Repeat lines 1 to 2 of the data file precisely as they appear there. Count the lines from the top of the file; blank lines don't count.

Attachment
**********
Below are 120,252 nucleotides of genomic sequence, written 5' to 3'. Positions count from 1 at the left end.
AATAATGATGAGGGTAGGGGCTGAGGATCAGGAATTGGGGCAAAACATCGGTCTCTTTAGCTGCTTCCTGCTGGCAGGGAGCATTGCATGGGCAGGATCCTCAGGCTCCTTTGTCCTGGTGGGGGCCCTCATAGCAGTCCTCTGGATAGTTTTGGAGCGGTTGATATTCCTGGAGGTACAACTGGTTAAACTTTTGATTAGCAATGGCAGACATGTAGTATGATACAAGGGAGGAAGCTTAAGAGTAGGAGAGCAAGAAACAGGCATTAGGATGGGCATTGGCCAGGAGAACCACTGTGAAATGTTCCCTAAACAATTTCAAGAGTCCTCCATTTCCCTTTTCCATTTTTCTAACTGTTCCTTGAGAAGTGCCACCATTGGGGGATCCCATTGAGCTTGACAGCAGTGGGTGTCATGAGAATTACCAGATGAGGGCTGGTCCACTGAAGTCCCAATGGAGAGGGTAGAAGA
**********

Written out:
Below are 120,252 nucleotides of genomic sequence, written 5' to 3'. Positions count from 1 at the left end.
AATAATGATGAGGGTAGGGGCTGAGGATCAGGAATTGGGGCAAAACATCGGTCTCTTTAGCTGCTTCCTGCTGGCAGGGAGCATTGCATGGGCAGGATCCTCAGGCTCCTTTGTCCTGGTGGGGGCCCTCATAGCAGTCCTCTGGATAGTTTTGGAGCGGTTGATATTCCTGGAGGTACAACTGGTTAAACTTTTGATTAGCAATGGCAGACATGTAGTATGATACAAGGGAGGAAGCTTAAGAGTAGGAGAGCAAGAAACAGGCATTAGGATGGGCATTGGCCAGGAGAACCACTGTGAAATGTTCCCTAAACAATTTCAAGAGTCCTCCATTTCCCTTTTCCATTTTTCTAACTGTTCCTTGAGAAGTGCCACCATTGGGGGATCCCATTGAGCTTGACAGCAGTGGGTGTCATGAGAATTACCAGATGAGGGCTGGTCCACTGAAGTCCCAATGGAGAGGGTAGAAGA